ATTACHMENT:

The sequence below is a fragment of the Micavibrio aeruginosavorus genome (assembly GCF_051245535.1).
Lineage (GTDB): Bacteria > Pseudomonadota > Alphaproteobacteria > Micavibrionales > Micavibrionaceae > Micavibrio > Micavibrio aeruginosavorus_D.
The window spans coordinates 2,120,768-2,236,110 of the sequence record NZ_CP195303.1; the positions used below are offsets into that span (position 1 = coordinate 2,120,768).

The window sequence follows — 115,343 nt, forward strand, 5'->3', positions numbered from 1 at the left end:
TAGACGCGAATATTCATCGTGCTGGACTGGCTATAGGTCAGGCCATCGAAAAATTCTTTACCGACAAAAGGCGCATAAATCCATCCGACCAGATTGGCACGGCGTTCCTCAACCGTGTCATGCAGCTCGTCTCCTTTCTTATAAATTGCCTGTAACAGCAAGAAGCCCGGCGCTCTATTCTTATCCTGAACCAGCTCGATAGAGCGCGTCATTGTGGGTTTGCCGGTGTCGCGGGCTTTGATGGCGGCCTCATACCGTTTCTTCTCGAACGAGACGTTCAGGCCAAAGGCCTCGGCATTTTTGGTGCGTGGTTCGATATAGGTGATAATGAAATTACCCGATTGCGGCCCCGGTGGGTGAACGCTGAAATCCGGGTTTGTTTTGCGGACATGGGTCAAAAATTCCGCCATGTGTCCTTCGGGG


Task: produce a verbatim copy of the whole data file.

The sequence below is a fragment of the Micavibrio aeruginosavorus genome (assembly GCF_051245535.1).
Lineage (GTDB): Bacteria > Pseudomonadota > Alphaproteobacteria > Micavibrionales > Micavibrionaceae > Micavibrio > Micavibrio aeruginosavorus_D.
The window spans coordinates 2,120,768-2,236,110 of the sequence record NZ_CP195303.1; the positions used below are offsets into that span (position 1 = coordinate 2,120,768).

The window sequence follows — 115,343 nt, forward strand, 5'->3', positions numbered from 1 at the left end:
TAGACGCGAATATTCATCGTGCTGGACTGGCTATAGGTCAGGCCATCGAAAAATTCTTTACCGACAAAAGGCGCATAAATCCATCCGACCAGATTGGCACGGCGTTCCTCAACCGTGTCATGCAGCTCGTCTCCTTTCTTATAAATTGCCTGTAACAGCAAGAAGCCCGGCGCTCTATTCTTATCCTGAACCAGCTCGATAGAGCGCGTCATTGTGGGTTTGCCGGTGTCGCGGGCTTTGATGGCGGCCTCATACCGTTTCTTCTCGAACGAGACGTTCAGGCCAAAGGCCTCGGCATTTTTGGTGCGTGGTTCGATATAGGTGATAATGAAATTACCCGATTGCGGCCCCGGTGGGTGAACGCTGAAATCCGGGTTTGTTTTGCGGACATGGGTCAAAAATTCCGCCATGTGTCCTTCGGGG